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How Pollution and Climate Change Threaten Our Beaches

Ben Chou

Posted June 26, 2013 in Curbing Pollution, Health and the Environment, Living Sustainably

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Recently, my nine-month old niece, Hermione (her parents are big Harry Potter fans), visited the beach for the first time at the Outer Banks of North Carolina. Given that she’s a baby and still learning about the world, new things often frighten her. Case in point: she wasn’t particularly fond of the sand or the crashing waves during this trip. 

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So it’s a good thing she’s not old enough yet to think about all the scary things that could be lurking in the water. Unsafe levels of bacteria, viruses, and parasites coming from stormwater runoff, sewage overflows, agricultural runoff, and other sources oftentimes contaminate beach water and pose public health risks. Contact with these pathogens can cause stomach flu, skin rashes, pinkeye, respiratory infections, meningitis, and hepatitis. As if that weren’t bad enough, climate change is making pollution problems worse by bringing more frequent and heavier rains that can flush even more pollutants into our waterways. That can overwhelm sewage treatment plants with stormwater runoff. It may also fuel the spread of harmful algal blooms

Fortunately for families like Hermione’s who are going to the beach this summer, we’re releasing our annual Testing the Waters report today, which is a unique guide to water quality at over 3,000 beaches across the country. The Testing the Waters website provides an easy-to-use, zip-code searchable map with localized information on which coastal and Great Lakes beaches have had water quality violations, how often those beaches conduct water testing, and whether beach closings and advisories were issued to make the public aware of any health risks. You can see how your favorite beach stacks up to others.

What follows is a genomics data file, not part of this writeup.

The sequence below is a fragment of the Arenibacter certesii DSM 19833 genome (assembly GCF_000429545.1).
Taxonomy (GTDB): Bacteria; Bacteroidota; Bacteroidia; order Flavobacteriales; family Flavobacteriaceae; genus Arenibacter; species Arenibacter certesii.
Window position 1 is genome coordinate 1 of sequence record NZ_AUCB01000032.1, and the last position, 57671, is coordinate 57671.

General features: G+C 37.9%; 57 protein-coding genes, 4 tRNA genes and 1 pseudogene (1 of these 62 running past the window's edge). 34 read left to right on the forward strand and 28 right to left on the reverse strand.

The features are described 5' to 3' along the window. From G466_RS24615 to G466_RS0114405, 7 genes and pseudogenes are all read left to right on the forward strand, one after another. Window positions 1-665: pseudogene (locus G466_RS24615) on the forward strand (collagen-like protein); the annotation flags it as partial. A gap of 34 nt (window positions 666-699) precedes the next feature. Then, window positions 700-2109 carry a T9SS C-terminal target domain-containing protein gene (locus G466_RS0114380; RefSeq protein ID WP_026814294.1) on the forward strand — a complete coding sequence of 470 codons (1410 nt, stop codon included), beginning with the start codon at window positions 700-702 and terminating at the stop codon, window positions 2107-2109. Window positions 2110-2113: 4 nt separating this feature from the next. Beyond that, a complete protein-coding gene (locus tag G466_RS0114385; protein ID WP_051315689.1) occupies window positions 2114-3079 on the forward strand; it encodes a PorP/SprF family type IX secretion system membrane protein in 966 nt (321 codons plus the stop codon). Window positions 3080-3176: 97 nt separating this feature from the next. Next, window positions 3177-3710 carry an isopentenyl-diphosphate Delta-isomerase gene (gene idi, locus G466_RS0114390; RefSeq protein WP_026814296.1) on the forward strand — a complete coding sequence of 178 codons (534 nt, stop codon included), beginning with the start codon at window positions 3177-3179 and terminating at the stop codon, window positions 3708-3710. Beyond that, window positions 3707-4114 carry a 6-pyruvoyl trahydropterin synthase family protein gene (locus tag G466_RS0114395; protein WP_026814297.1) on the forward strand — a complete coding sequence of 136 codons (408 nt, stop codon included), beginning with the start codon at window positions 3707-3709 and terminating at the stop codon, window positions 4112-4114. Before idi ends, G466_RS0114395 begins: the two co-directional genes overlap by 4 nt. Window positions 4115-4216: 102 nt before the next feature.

In addition to notifying the public after the water is polluted, there are ways we can limit the amount of pollution that contaminates our beaches in the first place. Green infrastructure like green roofs, rain gardens, and bioswales capture rain right where it falls, helping to reduce the amount of stormwater that enters sewer systems and to filter pollutants from stormwater. Green infrastructure also can reduce local flooding risks from increasingly more frequent and heavier rainfall events that are occurring due to climate change. In Duluth, Minnesota, rain gardens are being used to divert and capture stormwater before it floods homes. The National Oceanic and Atmospheric Administration (NOAA) also is working in cities like Toledo, Ohio and Green Bay, Wisconsin to use green infrastructure to reduce flooding risks.

This fall, the Environmental Protection Agency has a critical once-in-a-generation opportunity to help American cities and suburbs embrace these common-sense green infrastructure solutions. EPA is slated to issue a much-anticipated new federal stormwater rule that can help boost green infrastructure, and as a direct result, significantly reduce the polluted runoff at our beaches. Tell EPA that you support a strong stormwater rule by clicking here.

And by using our guide for finding a clean beach and following the plan of action in Testing the Waters for cleaning up our beaches, we know Hermione’s future beach visits will be much more pleasant than the first.     

 

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